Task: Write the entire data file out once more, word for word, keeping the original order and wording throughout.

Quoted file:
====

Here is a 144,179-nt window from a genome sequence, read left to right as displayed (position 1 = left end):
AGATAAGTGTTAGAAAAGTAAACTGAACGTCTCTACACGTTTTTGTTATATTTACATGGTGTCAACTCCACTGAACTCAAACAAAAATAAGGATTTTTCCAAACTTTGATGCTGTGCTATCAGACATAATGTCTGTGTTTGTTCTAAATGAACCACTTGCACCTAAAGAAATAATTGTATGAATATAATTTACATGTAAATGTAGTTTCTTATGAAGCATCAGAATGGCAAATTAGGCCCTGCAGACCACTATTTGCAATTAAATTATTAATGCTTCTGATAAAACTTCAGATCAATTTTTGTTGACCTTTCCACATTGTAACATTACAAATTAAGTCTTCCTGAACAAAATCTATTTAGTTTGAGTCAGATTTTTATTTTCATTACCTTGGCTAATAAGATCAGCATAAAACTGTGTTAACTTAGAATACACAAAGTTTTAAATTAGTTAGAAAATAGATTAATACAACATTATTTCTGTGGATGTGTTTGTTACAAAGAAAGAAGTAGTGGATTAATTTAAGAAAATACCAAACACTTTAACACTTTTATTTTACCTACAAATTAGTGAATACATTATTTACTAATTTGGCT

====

Here is a 144,179-nt window from a genome sequence, read left to right as displayed (position 1 = left end):
AGATAAGTGTTAGAAAAGTAAACTGAACGTCTCTACACGTTTTTGTTATATTTACATGGTGTCAACTCCACTGAACTCAAACAAAAATAAGGATTTTTCCAAACTTTGATGCTGTGCTATCAGACATAATGTCTGTGTTTGTTCTAAATGAACCACTTGCACCTAAAGAAATAATTGTATGAATATAATTTACATGTAAATGTAGTTTCTTATGAAGCATCAGAATGGCAAATTAGGCCCTGCAGACCACTATTTGCAATTAAATTATTAATGCTTCTGATAAAACTTCAGATCAATTTTTGTTGACCTTTCCACATTGTAACATTACAAATTAAGTCTTCCTGAACAAAATCTATTTAGTTTGAGTCAGATTTTTATTTTCATTACCTTGGCTAATAAGATCAGCATAAAACTGTGTTAACTTAGAATACACAAAGTTTTAAATTAGTTAGAAAATAGATTAATACAACATTATTTCTGTGGATGTGTTTGTTACAAAGAAAGAAGTAGTGGATTAATTTAAGAAAATACCAAACACTTTAACACTTTTATTTTACCTACAAATTAGTGAATACATTATTTACTAATTTGGCT